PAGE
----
It's hard to clearly define the origin of the magazine pin-up. Attractive young ladies have almost always been used to illustrate the printed story. When, exactly do they cease to be illustrations and become pin-ups valued independently from the story?
The Gibson Girl, while not generally regarded a pin-up,
did foreshadow many of the characteristics of the genre. While Gibson drew
his models fully clothed, their costume was in its day provocative and
ground breaking. They wore revealing bathing suits or shirtwaists that were
modeled after masculine garments. The Gibson Girl was usually shown relaxing
or engaged in athletic activity. When not alone, she was often part of a
Gibson couple, paired with an athletically good-looking young man in
flirtation or courtship. She was an attractive athletic young woman, with a
modern sense of style that would have been shocking in its immodesty only a
few years before.
Another candidate for the origin of the magazine pin-up is to be found back in Paris, a city long associated both with art, fashion, the new and the risque. Given how central Paris had been to the birth of modern advertising it's only natural that magazines extolling the glamour of Paris would arise and help give birth to the pin-up.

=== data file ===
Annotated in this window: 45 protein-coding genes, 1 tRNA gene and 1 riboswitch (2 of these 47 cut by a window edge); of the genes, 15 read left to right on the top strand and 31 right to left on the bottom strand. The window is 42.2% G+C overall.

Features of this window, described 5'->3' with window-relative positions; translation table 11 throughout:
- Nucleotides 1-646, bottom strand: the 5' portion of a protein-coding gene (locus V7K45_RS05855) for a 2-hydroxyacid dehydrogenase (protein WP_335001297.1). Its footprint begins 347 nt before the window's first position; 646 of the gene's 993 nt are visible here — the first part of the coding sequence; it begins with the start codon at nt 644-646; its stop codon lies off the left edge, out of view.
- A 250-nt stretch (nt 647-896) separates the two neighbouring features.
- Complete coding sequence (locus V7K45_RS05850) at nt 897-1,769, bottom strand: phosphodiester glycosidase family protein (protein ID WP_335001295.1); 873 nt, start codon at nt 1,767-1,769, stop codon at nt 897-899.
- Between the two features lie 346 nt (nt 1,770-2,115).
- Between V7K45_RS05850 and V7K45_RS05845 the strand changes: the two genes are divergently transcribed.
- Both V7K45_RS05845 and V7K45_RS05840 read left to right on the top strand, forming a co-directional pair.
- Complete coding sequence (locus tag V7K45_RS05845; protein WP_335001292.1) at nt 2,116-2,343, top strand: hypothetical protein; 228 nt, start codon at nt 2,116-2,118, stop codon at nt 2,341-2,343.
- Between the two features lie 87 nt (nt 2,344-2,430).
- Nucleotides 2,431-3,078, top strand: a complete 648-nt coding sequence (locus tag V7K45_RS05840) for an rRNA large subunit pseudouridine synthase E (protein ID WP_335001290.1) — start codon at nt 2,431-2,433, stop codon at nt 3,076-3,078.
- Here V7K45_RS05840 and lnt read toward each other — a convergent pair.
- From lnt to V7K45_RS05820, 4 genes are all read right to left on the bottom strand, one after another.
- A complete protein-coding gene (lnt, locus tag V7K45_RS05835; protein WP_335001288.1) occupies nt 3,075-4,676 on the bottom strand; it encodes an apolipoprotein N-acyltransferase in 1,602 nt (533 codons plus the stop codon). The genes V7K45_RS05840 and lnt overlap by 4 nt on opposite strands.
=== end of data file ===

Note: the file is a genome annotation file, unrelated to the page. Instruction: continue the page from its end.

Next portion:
Perhaps the grandfather of magazine pin-up art is Raphael Kirchner whose work appeared in La Vie Parisienne in the first couple of decades of the century. His work, like much that came after it featured beautiful, often naked or provocatively clad women, alone, in pairs or with a man, and usually with a bit of whimsy or humor.
The picture to the near left is part of a series that ran in the magazine during the 20's. The clown head in the picture was the hallmark of the series. The picture to the far left shows the playfulness and eroticism of Kirchner's work. Not surprisingly, given that he is working for a magazine devoted to Parisian life in the 20's, there is an air of lesbianism to this and others of his pictures from that era.
His style is similar to that of another young artist of the time who did poster and sheet music covers for the Ziegfeld Follies and whose work in pin-up art will have a profound effect for the remainder of the century: Alberto Vargas. The colors used by both are bright and the brushwork begins to foreshadow the slick airbrush work of later decades, but it still has quite a way to go before reaching the realism and super-realism of more modern work.
The two Vargas pictures here are from the Ziegfeld days. The rightmost is one of several that are fairly similar to the Kirchners of the same period. Just as Kirchner's work feature clown faces, these feature dolls and puppets. There's also a doll present in the picture to the near right, though this one is closer to Vargas's modern work than some of the others of the day.
In the next chapter we will
continue to look at these two artists along with George Petty and
several of the other classic pin-up artists.